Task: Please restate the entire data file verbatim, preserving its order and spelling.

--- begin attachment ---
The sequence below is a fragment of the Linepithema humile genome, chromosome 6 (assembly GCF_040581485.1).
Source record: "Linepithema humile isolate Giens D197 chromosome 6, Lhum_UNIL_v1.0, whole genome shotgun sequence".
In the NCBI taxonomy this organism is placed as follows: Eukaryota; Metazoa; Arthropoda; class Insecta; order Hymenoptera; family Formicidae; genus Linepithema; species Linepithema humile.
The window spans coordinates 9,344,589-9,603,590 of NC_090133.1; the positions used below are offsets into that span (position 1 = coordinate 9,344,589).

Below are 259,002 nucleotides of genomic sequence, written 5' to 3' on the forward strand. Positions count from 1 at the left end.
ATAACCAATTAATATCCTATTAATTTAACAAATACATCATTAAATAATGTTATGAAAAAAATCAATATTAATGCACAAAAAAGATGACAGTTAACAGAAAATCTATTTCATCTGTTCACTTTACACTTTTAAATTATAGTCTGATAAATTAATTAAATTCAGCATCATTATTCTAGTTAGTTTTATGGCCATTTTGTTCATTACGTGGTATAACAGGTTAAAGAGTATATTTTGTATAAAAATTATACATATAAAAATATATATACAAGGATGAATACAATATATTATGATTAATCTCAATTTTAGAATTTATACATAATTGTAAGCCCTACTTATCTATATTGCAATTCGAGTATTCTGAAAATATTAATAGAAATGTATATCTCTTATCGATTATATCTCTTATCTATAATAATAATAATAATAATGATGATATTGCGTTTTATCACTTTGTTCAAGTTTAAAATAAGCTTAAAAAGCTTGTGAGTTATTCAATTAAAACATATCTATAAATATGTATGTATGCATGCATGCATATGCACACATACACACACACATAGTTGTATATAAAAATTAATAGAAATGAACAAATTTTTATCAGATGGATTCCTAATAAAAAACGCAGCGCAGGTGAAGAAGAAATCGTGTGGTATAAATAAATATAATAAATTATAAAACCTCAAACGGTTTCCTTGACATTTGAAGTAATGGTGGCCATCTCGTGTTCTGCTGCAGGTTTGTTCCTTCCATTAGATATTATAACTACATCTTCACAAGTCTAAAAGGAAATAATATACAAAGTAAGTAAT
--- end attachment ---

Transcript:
The sequence below is a fragment of the Linepithema humile genome, chromosome 6 (assembly GCF_040581485.1).
Source record: "Linepithema humile isolate Giens D197 chromosome 6, Lhum_UNIL_v1.0, whole genome shotgun sequence".
In the NCBI taxonomy this organism is placed as follows: Eukaryota; Metazoa; Arthropoda; class Insecta; order Hymenoptera; family Formicidae; genus Linepithema; species Linepithema humile.
The window spans coordinates 9,344,589-9,603,590 of NC_090133.1; the positions used below are offsets into that span (position 1 = coordinate 9,344,589).

Below are 259,002 nucleotides of genomic sequence, written 5' to 3' on the forward strand. Positions count from 1 at the left end.
ATAACCAATTAATATCCTATTAATTTAACAAATACATCATTAAATAATGTTATGAAAAAAATCAATATTAATGCACAAAAAAGATGACAGTTAACAGAAAATCTATTTCATCTGTTCACTTTACACTTTTAAATTATAGTCTGATAAATTAATTAAATTCAGCATCATTATTCTAGTTAGTTTTATGGCCATTTTGTTCATTACGTGGTATAACAGGTTAAAGAGTATATTTTGTATAAAAATTATACATATAAAAATATATATACAAGGATGAATACAATATATTATGATTAATCTCAATTTTAGAATTTATACATAATTGTAAGCCCTACTTATCTATATTGCAATTCGAGTATTCTGAAAATATTAATAGAAATGTATATCTCTTATCGATTATATCTCTTATCTATAATAATAATAATAATAATGATGATATTGCGTTTTATCACTTTGTTCAAGTTTAAAATAAGCTTAAAAAGCTTGTGAGTTATTCAATTAAAACATATCTATAAATATGTATGTATGCATGCATGCATATGCACACATACACACACACATAGTTGTATATAAAAATTAATAGAAATGAACAAATTTTTATCAGATGGATTCCTAATAAAAAACGCAGCGCAGGTGAAGAAGAAATCGTGTGGTATAAATAAATATAATAAATTATAAAACCTCAAACGGTTTCCTTGACATTTGAAGTAATGGTGGCCATCTCGTGTTCTGCTGCAGGTTTGTTCCTTCCATTAGATATTATAACTACATCTTCACAAGTCTAAAAGGAAATAATATACAAAGTAAGTAAT